What are my kids and I reading this November, 2021?

Numbers in Motion: Sophie Kowalevski, Queen of Mathematics, written by Laurie Wallmark and illustrated by Yevgebia Nayberg, explores the life of ground-breaking mathematician Sophie Kowalevski.

This is a particularly inspiring book because Sophie has not one, but two unique gifts. She was both a talented writer as well as an accomplished mathematician. Often thought to be such different fields of study and interest, requiring different personalities and brains it seems at first boggling and incongruous to find a main character that is both a storyteller who also achieves a doctorate in mathematics. As humans we love to catagorize and stick labels on things as if the enjoyment of one thing can entirely exclude another. This book is a lesson in doing entirely the opposite. It opens ones mind and heart to the possibility of many possibilities!

Sophie Kowalevski was able to see the beauty in both literary and scientific fields as well as the powerful and often overlooked links between the two. The creativity she found in writing allowed her the freedom of thought necessary to explore new mathematical ideas. This is such an important lesson for children today, number one, not to fear maths (as many often do) and to see it as beautiful and inspirational, but also the idea that you don’t need to be only one thing or another, but rather you can be a collection of many things!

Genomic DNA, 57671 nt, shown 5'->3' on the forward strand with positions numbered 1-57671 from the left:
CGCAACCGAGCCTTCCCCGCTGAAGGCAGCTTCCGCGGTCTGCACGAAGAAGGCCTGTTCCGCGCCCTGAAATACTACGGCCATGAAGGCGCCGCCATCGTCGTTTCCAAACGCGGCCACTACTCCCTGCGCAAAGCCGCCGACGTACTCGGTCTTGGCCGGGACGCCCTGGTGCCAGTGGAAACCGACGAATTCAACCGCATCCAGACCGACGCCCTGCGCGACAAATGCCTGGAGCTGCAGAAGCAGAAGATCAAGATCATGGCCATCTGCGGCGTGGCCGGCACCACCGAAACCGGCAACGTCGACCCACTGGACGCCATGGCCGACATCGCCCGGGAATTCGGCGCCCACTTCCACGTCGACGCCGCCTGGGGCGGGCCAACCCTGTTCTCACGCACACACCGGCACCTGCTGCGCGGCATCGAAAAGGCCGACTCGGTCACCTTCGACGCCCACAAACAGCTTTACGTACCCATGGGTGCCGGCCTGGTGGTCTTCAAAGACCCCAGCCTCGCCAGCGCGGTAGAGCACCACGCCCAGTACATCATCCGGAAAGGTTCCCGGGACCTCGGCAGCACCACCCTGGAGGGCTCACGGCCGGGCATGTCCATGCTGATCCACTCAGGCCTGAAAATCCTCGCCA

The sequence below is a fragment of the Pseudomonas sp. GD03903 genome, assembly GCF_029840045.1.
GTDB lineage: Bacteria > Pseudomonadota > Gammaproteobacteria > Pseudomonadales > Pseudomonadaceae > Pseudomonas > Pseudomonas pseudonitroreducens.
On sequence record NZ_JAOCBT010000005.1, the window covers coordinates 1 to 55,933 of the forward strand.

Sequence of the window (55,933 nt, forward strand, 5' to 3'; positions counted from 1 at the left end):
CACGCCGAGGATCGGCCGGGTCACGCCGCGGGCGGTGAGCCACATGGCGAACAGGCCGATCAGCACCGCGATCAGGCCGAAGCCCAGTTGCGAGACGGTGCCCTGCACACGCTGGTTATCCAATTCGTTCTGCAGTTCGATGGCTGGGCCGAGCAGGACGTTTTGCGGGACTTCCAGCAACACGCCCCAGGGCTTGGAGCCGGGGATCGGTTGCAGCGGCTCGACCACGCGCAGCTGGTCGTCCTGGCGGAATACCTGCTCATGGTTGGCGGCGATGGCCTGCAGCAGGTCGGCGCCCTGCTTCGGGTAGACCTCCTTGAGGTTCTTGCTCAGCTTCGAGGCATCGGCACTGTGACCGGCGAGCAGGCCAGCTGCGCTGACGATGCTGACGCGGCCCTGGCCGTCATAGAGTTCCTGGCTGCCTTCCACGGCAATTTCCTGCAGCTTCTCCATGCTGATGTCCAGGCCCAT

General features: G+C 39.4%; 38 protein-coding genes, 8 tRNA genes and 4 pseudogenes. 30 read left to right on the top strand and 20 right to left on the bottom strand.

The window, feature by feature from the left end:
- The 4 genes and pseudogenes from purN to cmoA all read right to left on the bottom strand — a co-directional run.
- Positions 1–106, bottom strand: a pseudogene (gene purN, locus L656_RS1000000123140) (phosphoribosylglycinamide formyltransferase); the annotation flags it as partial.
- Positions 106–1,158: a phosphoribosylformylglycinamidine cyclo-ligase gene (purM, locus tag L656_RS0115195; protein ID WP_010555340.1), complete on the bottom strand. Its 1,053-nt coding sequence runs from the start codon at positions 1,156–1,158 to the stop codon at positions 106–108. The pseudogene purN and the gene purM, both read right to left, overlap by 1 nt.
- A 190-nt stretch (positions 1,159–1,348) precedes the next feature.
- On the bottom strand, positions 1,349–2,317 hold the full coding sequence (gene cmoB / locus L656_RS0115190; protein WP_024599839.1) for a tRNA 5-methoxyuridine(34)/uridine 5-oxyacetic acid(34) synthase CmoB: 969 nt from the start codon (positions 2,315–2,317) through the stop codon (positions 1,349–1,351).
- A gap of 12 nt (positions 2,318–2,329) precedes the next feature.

Wallmark writes in a captivating style and had me hooked from the beginning. I love the way she began her story with the childlike game of spinning tops (a game my boys love to play!)  and weaved it straight into a mathematical problem to be solved. She intersperses the text with mathematical language and the equations scattered throughout the illustrations give the book a mysterious and alluring quality. They look like secret symbols to be discovered and deciphered much in the same way as Egyptian hieroglyphs! 

We follow Sophie on her journey to success through some difficult times and many social road blocks along the way, reminding us that dreams do not come on a silver platter but have to be worked for!

Whilst this book focuses on the life of an adult and discusses quite adult themes, for example Sophie’s arranged marriage, my two sons aged 8 and 10 found it fascinating. I would definitely recommend this book for an older picture book market and share it within schools to inspire young mathematicians, historians, writers and feminists. This is a powerful story about women achieving great things and many firsts as well. 

The illustrations are beautiful and though stylized they are full of emotion and drama.

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